Canadian tax tips

Tax returns for individuals have to be filed by the end of April. When I have tax-related questions, I like to poke around TaxTips.ca, where an answer is often to be found. And just browsing the site can be educational. I recently asked TaxTips.ca to provide five of their best tips. Here is what they said:

1. Tax returns can be submitted by NetFile now. However, most people have not yet received all their tax information slips. Make sure you have all of your slips before filling, to avoid having to amend your return later.

2. Pension splitting – if one spouse is in a higher tax bracket and has pension income eligible for the pension tax credit, some of it can be allocated, on your tax return, to the
lower-income spouse.

3. If you have a parent or grandparent over the age of 65 living with you, even if they are not dependent on you, you could be eligible for the caregiver amount of $4,095 (federal),
if their net income is less than $18,081. This can also be claimed for other relatives over the age of 17 who are living with you, if they are dependent on you due to mental or physical impairment. Each province and territory also has a caregiver tax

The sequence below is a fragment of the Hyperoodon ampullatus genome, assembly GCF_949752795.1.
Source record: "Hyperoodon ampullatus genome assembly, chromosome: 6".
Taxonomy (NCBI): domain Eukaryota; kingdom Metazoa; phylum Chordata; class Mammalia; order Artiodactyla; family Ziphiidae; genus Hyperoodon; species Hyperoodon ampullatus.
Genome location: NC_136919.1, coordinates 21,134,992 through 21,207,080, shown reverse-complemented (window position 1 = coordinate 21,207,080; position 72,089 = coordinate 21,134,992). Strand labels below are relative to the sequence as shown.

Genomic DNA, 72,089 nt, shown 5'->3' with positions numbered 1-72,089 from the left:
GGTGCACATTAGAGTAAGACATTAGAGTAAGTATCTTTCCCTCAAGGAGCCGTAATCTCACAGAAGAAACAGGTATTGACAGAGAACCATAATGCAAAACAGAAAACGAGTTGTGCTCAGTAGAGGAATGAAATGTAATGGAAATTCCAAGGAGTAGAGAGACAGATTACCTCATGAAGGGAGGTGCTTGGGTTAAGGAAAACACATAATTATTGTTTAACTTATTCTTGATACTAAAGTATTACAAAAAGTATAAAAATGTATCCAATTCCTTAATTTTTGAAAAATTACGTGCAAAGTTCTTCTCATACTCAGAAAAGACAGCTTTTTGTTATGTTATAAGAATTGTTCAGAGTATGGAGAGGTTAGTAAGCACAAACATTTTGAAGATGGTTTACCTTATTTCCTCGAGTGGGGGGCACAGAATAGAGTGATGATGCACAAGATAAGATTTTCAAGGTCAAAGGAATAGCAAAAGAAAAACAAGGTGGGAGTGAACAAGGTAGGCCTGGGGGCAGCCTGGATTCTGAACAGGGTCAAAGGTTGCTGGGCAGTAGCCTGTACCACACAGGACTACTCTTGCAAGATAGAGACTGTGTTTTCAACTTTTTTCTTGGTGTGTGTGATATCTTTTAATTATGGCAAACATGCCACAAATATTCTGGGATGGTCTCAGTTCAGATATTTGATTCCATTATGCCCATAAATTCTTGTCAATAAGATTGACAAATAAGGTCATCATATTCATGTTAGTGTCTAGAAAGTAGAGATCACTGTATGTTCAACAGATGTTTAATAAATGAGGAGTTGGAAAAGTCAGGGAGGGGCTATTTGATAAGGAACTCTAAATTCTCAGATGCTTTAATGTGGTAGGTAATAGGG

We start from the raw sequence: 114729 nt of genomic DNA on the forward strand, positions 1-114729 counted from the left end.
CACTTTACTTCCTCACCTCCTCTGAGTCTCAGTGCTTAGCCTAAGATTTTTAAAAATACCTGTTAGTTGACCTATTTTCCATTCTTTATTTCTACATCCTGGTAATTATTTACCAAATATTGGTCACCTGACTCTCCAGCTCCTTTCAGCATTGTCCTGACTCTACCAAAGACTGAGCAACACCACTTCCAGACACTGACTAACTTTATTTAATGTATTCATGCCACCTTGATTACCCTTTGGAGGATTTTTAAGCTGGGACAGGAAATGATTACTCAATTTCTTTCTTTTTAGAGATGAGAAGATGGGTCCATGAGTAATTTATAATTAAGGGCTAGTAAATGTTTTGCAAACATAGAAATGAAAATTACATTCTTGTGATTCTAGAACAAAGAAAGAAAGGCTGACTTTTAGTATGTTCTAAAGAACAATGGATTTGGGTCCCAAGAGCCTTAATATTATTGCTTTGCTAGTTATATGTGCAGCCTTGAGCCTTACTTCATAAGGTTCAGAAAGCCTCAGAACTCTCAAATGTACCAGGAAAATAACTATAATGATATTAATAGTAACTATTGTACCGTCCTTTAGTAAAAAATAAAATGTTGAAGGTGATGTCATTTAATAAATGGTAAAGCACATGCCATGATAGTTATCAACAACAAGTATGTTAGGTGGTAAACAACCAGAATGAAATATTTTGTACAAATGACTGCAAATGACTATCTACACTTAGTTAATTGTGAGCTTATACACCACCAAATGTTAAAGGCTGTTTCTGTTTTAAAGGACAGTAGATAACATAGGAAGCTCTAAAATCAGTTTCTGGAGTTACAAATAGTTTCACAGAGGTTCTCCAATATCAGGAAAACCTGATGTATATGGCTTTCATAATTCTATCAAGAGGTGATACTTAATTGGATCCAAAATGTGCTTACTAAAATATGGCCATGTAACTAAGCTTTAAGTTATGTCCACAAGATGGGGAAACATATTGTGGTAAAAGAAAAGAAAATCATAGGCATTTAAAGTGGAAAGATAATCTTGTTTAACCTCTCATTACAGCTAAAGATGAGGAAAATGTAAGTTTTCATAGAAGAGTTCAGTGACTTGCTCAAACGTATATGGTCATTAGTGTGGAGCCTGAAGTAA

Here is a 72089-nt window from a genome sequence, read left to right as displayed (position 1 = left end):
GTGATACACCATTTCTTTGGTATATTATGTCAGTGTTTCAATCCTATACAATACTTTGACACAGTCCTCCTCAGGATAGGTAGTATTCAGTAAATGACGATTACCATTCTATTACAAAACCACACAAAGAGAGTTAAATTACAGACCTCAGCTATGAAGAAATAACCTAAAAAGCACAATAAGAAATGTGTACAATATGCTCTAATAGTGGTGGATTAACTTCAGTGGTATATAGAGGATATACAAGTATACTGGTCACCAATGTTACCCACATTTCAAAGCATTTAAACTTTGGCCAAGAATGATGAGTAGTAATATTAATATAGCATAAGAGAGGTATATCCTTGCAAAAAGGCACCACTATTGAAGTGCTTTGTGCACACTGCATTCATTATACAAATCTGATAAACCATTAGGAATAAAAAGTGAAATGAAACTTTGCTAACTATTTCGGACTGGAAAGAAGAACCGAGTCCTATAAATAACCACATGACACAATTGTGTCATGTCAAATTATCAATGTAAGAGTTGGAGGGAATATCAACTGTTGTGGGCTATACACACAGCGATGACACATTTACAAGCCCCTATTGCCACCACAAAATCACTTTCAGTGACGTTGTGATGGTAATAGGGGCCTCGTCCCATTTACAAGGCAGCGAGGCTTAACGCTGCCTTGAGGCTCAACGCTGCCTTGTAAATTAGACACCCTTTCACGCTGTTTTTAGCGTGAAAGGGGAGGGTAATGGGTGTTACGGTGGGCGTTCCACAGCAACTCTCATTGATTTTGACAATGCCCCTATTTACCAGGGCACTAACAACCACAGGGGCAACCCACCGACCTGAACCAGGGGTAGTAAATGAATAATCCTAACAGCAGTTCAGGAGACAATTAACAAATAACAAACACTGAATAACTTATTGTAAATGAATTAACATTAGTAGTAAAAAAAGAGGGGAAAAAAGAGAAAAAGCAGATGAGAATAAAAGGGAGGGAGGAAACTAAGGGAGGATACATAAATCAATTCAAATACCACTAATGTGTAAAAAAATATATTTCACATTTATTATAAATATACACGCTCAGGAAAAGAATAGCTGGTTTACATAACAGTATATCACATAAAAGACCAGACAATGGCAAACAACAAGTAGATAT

credit.

• tax credits related to children:

• The federal child amount tax credit for children under 18.

• The federal child fitness tax credit, with an additional
credit for disabled children.

4. Tax Shelter Donations Involving “Gifts” – Just a reminder that there are many

tax shelter gifting schemes, for which the donations claimed are being reassessed and denied by Canada Revenue Agency. A “tax shelter number” does not guarantee that the donation amount will be allowed.

5. Has your tax situation changed? If you are an employee, with income tax being withheld from your pay, you should file new Federal and Provincial TD1 forms for 2009 with your employer under some circumstances, such as:

• new baby (you will get the child amount tax credit)

• you turn 65 this year (age amount tax credit)

• you have become eligible for the disability tax credit

• a low-income parent/grandparent over 65 moved in with you, making you eligible for the caregiver tax credit

This will allow you to have your income tax withholdings reduced.

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